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Celebrating Australia and India’s Multicultural Bonds

Our national days allow us to reflect on the ties that bind our two nations - democracy, multiculturalism and shared aspirations, writes Minister for Immigration, Citizenship and Multicultural Affairs ANDREW GILES.

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On 26 January, Australians and Indians alike will celebrate our respective national days.

The coinciding of these days provides an opportunity at a national level to reflect on the ties that bind us—democracy, multiculturalism and deep cooperative links.

Through our shared history and successes, our ties have deepened.

In recent years, Australia’s longstanding relationship with India has been strengthened by collaboration across various sectors – from trade and defence to education and technology.

In the first 12 months since the Albanese Government took office, our Prime Minister has met with Prime Minister Modi six times, underscoring the value we place on our relationship

It would not be remiss of me to say that India is one of our most important Indo-Pacific partners.

At a community level too, it is also an opportunity to recognise the vast contributions Indian Australians have made in enriching Australia’s own multicultural society.

Tracing back to the 19th century, the involvement of Indian-Australians in early Australian history tells a story of migration and resilience.

Indian sailors were a common sight on British naval and merchant ships during the era of exploration and colonisation. This includes the First Fleet’s nine merchant vessels, which were either owned or chartered by the English East India Trading Company.

Minister for Immigration, Citizenship and Multicultural Affairs Andrew Giles celebrating Holi (supplied)
Andrew Giles celebrating Holi (supplied)

Many of these seafarers were of Indian origin and there’s also speculation that Captain Cook’s famed Endeavour, which set sail in 1788, might have had Indian sailors on board.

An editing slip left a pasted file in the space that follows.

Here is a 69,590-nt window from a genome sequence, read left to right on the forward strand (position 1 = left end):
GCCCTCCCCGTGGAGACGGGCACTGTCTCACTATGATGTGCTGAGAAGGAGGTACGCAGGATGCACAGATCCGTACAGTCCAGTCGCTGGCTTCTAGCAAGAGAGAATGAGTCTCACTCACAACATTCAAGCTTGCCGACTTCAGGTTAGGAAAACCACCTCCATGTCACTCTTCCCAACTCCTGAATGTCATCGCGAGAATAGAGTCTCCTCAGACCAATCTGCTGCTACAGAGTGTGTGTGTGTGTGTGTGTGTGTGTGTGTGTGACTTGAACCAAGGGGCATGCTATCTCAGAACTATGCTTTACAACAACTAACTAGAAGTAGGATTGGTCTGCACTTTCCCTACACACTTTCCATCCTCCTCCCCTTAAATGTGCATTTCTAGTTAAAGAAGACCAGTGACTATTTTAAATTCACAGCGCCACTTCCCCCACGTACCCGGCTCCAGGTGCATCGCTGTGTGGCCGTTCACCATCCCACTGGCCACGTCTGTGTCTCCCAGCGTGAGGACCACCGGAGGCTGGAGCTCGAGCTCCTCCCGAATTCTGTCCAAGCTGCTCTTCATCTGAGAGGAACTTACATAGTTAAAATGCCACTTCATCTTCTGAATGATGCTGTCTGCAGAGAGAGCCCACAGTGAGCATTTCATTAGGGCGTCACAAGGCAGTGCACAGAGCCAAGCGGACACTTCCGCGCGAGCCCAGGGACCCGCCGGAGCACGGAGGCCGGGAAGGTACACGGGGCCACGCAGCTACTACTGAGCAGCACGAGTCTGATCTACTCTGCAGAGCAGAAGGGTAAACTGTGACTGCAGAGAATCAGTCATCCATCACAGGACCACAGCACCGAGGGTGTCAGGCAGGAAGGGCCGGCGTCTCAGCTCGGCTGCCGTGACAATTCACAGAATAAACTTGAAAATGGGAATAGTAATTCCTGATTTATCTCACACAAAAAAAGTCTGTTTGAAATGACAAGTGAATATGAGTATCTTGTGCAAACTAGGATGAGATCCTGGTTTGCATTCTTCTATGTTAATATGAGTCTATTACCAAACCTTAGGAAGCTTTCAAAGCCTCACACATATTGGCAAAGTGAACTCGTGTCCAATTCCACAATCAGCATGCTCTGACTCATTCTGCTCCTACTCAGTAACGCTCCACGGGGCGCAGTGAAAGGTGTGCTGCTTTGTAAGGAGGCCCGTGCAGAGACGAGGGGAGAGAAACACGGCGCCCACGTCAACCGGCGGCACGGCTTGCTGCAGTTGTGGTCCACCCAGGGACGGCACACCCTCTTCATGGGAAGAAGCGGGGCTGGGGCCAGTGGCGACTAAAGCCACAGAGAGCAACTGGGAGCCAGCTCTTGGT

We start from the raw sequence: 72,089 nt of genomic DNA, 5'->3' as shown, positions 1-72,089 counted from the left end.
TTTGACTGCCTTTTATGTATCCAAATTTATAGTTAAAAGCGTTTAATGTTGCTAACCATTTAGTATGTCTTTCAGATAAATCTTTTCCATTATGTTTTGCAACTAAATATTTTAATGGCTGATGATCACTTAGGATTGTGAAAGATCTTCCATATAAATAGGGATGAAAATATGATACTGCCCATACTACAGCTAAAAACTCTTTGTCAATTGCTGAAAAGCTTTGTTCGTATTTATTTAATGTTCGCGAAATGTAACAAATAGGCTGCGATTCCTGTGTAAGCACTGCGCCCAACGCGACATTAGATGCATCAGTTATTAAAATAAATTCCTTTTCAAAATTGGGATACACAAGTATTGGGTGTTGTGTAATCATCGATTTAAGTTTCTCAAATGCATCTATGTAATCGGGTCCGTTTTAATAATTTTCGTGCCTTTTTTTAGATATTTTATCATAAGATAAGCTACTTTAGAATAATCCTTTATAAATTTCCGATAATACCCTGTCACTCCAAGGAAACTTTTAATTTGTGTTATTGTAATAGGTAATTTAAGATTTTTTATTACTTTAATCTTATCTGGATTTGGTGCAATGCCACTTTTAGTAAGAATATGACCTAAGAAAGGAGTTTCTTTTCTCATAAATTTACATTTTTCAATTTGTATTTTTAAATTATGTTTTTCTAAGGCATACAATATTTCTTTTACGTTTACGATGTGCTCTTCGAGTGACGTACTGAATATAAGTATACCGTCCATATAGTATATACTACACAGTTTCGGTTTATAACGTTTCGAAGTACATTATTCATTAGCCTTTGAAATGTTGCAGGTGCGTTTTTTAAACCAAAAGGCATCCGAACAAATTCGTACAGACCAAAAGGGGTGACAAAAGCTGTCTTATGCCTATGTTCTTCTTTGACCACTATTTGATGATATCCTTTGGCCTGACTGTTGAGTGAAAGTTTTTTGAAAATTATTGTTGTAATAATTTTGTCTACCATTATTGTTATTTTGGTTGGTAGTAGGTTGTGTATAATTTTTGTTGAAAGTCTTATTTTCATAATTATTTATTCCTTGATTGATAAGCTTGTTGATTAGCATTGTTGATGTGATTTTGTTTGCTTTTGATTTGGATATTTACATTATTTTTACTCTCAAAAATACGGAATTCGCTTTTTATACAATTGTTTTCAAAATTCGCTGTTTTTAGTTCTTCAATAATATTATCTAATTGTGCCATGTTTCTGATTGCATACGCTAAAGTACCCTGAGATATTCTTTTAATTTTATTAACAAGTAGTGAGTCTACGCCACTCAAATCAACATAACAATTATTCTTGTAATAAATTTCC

The Indian footprint in Australia extended far beyond the confines of ship decks. Indians ventured into the continent as enterprising hawkers, traders, and agricultural pioneers in the realms of banana cultivation and sugar cane farming.

Marking significant milestones in the tapestry of Australian multiculturalism, the first Muslim Indians arrived in Tasmania in 1813. Shortly thereafter, the first Hindus landed in 1816, coming as indentured labourers. Meanwhile, the Sikh community began to lay its foundations in Brisbane as early as 1844.

Now, the Indian community in Australia is one of the fastest growing and vibrant part of our multicultural society. More than a million Australians — one in every 25 Australians — are of Indian descent, enriching Australia through significant contributions in business, sports, politics and culture.

The celebrations of Diwali, Eid and Holi, which are significant dates in the Indian cultural calendar, have also seamlessly integrated into our multicultural society enriching it with their vibrancy and colour.

As we witness India’s celebrations while celebrating our own national day on 26 January, we’re reminded of the ties that bind our nations – ties of democracy, multiculturalism, and shared aspirations for a better world.

India’s Republic Day is more than just a national holiday for Indians. It’s a symbol of democratic resilience, unity in diversity and self-pride.

It’s a day for Australians also to reflect on our journey as a nation and reaffirm our commitment to multiculturalism and the values we hold dear.

READ ALSO: OPINION: Why I won’t be celebrating Australia Day

Andrew Giles
Andrew Giles
Andrew Giles is the Minister for Immigration, Citizenship and Multicultural Affairs.

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